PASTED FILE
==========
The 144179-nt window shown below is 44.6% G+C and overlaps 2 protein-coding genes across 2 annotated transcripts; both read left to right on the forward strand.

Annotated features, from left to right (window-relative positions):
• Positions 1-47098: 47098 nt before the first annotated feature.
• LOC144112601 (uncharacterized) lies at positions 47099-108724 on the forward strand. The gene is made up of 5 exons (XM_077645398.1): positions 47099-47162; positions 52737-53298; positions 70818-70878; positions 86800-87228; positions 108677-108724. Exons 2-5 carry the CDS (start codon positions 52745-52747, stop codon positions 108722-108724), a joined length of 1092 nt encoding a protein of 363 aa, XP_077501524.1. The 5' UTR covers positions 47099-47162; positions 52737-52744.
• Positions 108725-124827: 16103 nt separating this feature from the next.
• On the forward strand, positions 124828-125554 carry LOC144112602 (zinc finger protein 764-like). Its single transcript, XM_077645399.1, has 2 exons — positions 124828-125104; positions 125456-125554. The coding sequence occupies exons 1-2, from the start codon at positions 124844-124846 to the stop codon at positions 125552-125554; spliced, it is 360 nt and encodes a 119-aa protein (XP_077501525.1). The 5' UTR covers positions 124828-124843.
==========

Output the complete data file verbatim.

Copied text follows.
The 144179-nt window shown below is 44.6% G+C and overlaps 2 protein-coding genes across 2 annotated transcripts; both read left to right on the forward strand.

Annotated features, from left to right (window-relative positions):
• Positions 1-47098: 47098 nt before the first annotated feature.
• LOC144112601 (uncharacterized) lies at positions 47099-108724 on the forward strand. The gene is made up of 5 exons (XM_077645398.1): positions 47099-47162; positions 52737-53298; positions 70818-70878; positions 86800-87228; positions 108677-108724. Exons 2-5 carry the CDS (start codon positions 52745-52747, stop codon positions 108722-108724), a joined length of 1092 nt encoding a protein of 363 aa, XP_077501524.1. The 5' UTR covers positions 47099-47162; positions 52737-52744.
• Positions 108725-124827: 16103 nt separating this feature from the next.
• On the forward strand, positions 124828-125554 carry LOC144112602 (zinc finger protein 764-like). Its single transcript, XM_077645399.1, has 2 exons — positions 124828-125104; positions 125456-125554. The coding sequence occupies exons 1-2, from the start codon at positions 124844-124846 to the stop codon at positions 125552-125554; spliced, it is 360 nt and encodes a 119-aa protein (XP_077501525.1). The 5' UTR covers positions 124828-124843.